Foreground, middle ground, and background
One of the most common landscape tips is to pay attention to objects throughout your scene. By including something of interest in your foreground, you can draw the viewer’s attention into the frame and by incorporating objects in the middle, you can help their eye travel through the picture and hopefully include something of interest in the background as well. This tip is often cited to give a feeling of depth or three-dimensionality to landscape photographs. Street photographers have the same concept except they call it “layering”. This technique is frequently promoted to give depth of interest to street photographs but the goal is the same, to make use of the entire frame to engage the viewer.
This is a favourite tip of many landscape photographers and is frequently applied when discussing long exposures involving water. By extending the length of time your shutter is open, you can give the feeling of moving water especially if all other elements within the scene remain stationary. Long exposures can also be employed to photograph star trails in a big open sky at night. If you live in a city, it is almost impossible to see the stars but you can still capture movement either through panning or by simply finding a background that works for you, setting a longer shutter speed, and letting people move through the frame. Street photographers often use this technique when they find interesting signs or buildings that aren’t going to move and they want to include a human element to juxtapose and infer meaning.
Skies and Skyline
Often the difference between an interesting landscape photograph and a boring one is the presence of a dramatic sky. Pending inclement weather or interesting cloud formations can change a scene so much so that seasoned landscape photographers will consult the weather report before deciding when to head out to specific locations. In the city the skies may not play as prominent a role when there are towering high-rises and seemingly little sky to see especially when they are polluted. If you treat the skyline as an extension of the skies, framing with that in mind can add the drama that might be missing. This could be as simple as including interesting architecture or historical landmarks at the top of your frame. Often these elements will give viewers an indication of where the picture was taken as geological landmarks often do in landscape photographs.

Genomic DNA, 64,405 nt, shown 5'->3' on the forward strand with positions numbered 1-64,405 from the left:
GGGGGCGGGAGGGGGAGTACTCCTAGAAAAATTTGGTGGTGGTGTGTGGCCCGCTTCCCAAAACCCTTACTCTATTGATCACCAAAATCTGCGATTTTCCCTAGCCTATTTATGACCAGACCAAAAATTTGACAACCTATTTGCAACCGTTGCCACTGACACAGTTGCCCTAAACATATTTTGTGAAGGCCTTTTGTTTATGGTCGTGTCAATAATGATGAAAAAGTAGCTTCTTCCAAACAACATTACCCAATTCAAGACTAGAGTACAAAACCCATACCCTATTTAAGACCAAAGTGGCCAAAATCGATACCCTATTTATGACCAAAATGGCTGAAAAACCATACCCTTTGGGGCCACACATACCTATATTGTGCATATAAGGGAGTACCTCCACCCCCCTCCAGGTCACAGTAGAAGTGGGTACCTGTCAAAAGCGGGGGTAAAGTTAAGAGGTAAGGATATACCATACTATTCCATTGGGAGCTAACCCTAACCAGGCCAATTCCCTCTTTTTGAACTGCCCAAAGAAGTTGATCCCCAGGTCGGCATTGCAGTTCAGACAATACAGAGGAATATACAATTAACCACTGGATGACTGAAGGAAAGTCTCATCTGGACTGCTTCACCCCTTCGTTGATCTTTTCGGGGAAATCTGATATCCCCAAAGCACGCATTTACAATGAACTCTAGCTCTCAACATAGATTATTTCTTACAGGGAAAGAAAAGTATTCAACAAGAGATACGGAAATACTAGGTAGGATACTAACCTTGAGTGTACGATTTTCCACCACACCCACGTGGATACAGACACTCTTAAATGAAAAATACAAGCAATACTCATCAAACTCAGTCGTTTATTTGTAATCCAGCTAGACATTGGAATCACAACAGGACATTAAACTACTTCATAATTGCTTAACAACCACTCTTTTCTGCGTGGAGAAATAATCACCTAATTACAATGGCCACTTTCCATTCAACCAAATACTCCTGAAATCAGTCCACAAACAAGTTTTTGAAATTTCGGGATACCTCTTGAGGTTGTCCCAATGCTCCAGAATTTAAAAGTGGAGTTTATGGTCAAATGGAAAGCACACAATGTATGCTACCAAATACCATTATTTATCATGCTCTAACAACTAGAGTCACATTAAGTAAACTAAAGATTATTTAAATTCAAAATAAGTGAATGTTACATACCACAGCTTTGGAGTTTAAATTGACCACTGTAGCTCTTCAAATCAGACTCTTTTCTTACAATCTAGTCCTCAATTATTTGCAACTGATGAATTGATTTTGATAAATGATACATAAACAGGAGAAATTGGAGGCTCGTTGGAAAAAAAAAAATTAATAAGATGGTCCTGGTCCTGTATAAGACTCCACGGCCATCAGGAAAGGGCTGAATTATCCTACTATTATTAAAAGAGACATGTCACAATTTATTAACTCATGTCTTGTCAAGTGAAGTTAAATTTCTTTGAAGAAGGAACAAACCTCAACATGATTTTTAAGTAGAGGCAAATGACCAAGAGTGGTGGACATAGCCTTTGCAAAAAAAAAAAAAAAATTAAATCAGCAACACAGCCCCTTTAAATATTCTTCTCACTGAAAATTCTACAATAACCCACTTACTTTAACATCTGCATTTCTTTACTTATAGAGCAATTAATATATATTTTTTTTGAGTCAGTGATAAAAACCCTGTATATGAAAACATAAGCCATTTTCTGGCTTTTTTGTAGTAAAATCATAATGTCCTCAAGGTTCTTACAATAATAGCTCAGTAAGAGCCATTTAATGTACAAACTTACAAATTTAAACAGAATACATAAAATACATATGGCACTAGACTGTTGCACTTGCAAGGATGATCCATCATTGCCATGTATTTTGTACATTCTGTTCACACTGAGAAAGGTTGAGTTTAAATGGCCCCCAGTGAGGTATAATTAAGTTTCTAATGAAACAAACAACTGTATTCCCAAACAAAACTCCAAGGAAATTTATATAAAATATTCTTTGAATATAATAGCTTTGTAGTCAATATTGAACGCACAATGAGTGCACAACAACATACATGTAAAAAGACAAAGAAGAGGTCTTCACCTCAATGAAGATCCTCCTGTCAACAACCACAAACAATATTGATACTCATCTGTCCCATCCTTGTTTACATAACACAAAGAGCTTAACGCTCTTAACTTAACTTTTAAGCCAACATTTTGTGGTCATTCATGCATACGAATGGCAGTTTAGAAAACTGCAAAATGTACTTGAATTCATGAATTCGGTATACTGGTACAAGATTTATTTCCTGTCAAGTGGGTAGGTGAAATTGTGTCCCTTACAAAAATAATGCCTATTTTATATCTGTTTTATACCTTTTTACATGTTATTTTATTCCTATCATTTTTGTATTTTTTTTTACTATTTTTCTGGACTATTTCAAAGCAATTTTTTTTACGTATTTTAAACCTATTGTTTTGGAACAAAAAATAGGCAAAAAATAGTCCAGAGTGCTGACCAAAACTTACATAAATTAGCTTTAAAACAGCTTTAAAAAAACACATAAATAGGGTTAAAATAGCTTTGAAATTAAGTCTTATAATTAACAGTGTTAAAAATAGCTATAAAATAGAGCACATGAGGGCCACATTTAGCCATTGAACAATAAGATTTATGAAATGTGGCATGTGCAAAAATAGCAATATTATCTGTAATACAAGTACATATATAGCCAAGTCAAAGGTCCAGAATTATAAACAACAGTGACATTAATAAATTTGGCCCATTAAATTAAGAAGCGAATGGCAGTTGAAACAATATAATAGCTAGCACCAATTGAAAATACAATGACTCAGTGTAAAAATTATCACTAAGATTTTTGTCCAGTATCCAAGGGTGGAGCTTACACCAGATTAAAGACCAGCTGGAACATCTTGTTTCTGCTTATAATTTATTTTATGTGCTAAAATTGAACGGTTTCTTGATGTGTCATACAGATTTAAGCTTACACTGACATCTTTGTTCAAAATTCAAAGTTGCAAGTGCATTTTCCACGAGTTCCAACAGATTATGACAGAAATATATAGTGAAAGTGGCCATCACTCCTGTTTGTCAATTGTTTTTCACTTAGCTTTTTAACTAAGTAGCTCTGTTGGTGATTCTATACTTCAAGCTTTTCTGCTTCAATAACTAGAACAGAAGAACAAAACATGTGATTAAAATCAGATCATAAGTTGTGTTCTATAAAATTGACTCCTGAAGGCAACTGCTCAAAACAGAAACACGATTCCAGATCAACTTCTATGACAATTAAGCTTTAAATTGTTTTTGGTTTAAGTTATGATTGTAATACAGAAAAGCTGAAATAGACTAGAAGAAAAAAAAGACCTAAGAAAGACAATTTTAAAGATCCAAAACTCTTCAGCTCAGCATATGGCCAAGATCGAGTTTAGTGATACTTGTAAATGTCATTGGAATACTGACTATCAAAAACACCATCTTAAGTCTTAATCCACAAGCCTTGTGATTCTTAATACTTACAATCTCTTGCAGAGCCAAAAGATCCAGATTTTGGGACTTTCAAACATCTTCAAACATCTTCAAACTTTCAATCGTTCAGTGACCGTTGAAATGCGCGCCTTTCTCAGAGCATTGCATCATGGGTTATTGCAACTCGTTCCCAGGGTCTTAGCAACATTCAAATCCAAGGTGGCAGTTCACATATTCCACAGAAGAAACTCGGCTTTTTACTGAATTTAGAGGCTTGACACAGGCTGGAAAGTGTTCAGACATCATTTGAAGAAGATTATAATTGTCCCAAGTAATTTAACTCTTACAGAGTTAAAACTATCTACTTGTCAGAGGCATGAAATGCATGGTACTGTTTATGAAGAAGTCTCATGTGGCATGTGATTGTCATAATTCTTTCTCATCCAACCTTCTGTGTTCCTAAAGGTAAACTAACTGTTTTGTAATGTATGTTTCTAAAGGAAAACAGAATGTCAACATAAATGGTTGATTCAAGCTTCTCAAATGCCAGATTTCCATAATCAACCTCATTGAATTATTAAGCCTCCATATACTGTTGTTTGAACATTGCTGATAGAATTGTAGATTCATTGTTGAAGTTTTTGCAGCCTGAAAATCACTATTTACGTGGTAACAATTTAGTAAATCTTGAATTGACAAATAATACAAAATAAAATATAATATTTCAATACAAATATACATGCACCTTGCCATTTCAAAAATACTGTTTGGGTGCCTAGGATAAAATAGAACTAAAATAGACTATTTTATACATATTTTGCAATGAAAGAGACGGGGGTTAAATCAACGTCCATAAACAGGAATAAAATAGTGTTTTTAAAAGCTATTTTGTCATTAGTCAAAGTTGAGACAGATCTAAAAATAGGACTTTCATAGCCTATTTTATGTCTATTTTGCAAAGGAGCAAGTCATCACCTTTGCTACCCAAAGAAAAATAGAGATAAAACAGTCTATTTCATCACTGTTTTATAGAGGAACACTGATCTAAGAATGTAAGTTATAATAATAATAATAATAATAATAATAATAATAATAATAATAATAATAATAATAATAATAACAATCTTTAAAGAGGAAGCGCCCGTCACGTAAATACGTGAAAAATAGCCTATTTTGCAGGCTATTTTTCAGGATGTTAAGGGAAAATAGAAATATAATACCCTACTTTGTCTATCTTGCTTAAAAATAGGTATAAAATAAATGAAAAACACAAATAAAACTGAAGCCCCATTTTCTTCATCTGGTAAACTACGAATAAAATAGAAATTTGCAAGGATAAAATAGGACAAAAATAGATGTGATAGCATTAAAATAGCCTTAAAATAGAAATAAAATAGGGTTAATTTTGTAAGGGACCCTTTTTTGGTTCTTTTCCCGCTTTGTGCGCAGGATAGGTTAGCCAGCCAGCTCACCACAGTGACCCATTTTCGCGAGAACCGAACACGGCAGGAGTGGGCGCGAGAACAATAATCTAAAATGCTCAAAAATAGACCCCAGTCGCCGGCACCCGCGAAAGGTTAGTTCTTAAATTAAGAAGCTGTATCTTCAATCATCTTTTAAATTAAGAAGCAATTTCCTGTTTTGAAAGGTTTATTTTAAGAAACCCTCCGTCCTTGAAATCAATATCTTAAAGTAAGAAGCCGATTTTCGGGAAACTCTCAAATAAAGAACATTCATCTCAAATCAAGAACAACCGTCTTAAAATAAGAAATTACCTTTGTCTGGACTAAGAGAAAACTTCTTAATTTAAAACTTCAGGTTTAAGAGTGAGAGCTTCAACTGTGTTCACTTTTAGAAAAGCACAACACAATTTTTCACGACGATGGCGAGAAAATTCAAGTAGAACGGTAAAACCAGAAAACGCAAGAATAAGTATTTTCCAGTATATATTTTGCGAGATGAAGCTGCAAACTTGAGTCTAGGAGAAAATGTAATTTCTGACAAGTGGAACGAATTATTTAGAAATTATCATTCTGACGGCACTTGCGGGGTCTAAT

When first starting out in photography, many people will buy a camera with a kit zoom lens i.e. 18-55mm or something similar. If you develop an interest in landscape photography, you will likely want a good quality wide-angle zoom lens such as a 16-35mm. Going wide allows you to capture big scenic landscapes that give the viewer a sense of the open space. The typical street photography lens is a medium zoom lens (Jay Maisel actually uses the Nikon 28-300mm) or a 50mm prime lens however some street photographers like to use a 35mm prime lens. This lens allows you to get closer without raising too much attention of those around you. It also enables you to incorporate much more of the environment which also makes it easier to use the “layering” technique mentioned earlier.
Water is an important element in landscape photography and many photographers find reflections irresistible subject matter. The best time to photograph reflections is early in the morning when the waters are calm and the light reflected has a different quality from the light that falls on the trees and landscape. You can often take a relatively ordinary scene and improve it by including a reflection. Shooting reflections is almost standard for street photographers because there are so many windows or reflective surfaces (such as cars) in urban environments. Here too the quality of light is important although photographing at high noon is preferable for getting reflections in cityscapes. You can take a relatively boring street scene and if you add in reflections of buildings or people, you can create more interesting pictures that will grab the attention of viewers. Here’s a link to getting creative with reflections by JJ Michael who teaches our Beginner’s Class.